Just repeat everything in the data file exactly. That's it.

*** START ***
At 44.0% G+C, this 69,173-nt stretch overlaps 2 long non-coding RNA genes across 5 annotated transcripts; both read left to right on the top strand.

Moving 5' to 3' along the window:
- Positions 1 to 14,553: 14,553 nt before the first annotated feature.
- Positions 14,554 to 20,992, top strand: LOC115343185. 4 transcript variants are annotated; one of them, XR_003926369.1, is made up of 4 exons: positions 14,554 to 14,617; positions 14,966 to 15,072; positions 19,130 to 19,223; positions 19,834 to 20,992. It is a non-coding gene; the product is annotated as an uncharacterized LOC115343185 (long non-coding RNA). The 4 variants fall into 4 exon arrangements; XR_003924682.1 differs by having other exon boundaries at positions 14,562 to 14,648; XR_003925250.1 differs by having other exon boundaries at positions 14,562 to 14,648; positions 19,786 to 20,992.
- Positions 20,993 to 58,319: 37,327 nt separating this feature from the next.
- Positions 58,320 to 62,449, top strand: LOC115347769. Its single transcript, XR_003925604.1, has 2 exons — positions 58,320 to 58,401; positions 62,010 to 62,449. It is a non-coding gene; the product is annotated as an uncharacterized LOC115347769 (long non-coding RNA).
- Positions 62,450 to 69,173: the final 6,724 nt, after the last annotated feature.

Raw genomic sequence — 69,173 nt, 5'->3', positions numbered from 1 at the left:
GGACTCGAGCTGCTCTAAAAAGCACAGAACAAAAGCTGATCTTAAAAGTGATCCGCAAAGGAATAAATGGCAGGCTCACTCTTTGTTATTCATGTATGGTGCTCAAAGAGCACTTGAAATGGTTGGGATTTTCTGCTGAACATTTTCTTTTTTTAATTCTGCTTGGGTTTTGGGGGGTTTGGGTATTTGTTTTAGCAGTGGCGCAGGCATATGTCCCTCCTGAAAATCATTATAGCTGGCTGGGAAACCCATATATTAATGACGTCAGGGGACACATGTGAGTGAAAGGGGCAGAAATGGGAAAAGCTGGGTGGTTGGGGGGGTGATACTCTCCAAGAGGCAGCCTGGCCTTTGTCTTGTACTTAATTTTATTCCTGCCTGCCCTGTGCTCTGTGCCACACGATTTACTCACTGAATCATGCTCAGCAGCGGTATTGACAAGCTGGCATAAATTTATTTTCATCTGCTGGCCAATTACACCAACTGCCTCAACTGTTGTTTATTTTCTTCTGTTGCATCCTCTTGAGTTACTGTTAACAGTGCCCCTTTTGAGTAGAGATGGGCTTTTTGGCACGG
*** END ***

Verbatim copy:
At 44.0% G+C, this 69,173-nt stretch overlaps 2 long non-coding RNA genes across 5 annotated transcripts; both read left to right on the top strand.

Moving 5' to 3' along the window:
- Positions 1 to 14,553: 14,553 nt before the first annotated feature.
- Positions 14,554 to 20,992, top strand: LOC115343185. 4 transcript variants are annotated; one of them, XR_003926369.1, is made up of 4 exons: positions 14,554 to 14,617; positions 14,966 to 15,072; positions 19,130 to 19,223; positions 19,834 to 20,992. It is a non-coding gene; the product is annotated as an uncharacterized LOC115343185 (long non-coding RNA). The 4 variants fall into 4 exon arrangements; XR_003924682.1 differs by having other exon boundaries at positions 14,562 to 14,648; XR_003925250.1 differs by having other exon boundaries at positions 14,562 to 14,648; positions 19,786 to 20,992.
- Positions 20,993 to 58,319: 37,327 nt separating this feature from the next.
- Positions 58,320 to 62,449, top strand: LOC115347769. Its single transcript, XR_003925604.1, has 2 exons — positions 58,320 to 58,401; positions 62,010 to 62,449. It is a non-coding gene; the product is annotated as an uncharacterized LOC115347769 (long non-coding RNA).
- Positions 62,450 to 69,173: the final 6,724 nt, after the last annotated feature.

Raw genomic sequence — 69,173 nt, 5'->3', positions numbered from 1 at the left:
GGACTCGAGCTGCTCTAAAAAGCACAGAACAAAAGCTGATCTTAAAAGTGATCCGCAAAGGAATAAATGGCAGGCTCACTCTTTGTTATTCATGTATGGTGCTCAAAGAGCACTTGAAATGGTTGGGATTTTCTGCTGAACATTTTCTTTTTTTAATTCTGCTTGGGTTTTGGGGGGTTTGGGTATTTGTTTTAGCAGTGGCGCAGGCATATGTCCCTCCTGAAAATCATTATAGCTGGCTGGGAAACCCATATATTAATGACGTCAGGGGACACATGTGAGTGAAAGGGGCAGAAATGGGAAAAGCTGGGTGGTTGGGGGGGTGATACTCTCCAAGAGGCAGCCTGGCCTTTGTCTTGTACTTAATTTTATTCCTGCCTGCCCTGTGCTCTGTGCCACACGATTTACTCACTGAATCATGCTCAGCAGCGGTATTGACAAGCTGGCATAAATTTATTTTCATCTGCTGGCCAATTACACCAACTGCCTCAACTGTTGTTTATTTTCTTCTGTTGCATCCTCTTGAGTTACTGTTAACAGTGCCCCTTTTGAGTAGAGATGGGCTTTTTGGCACGG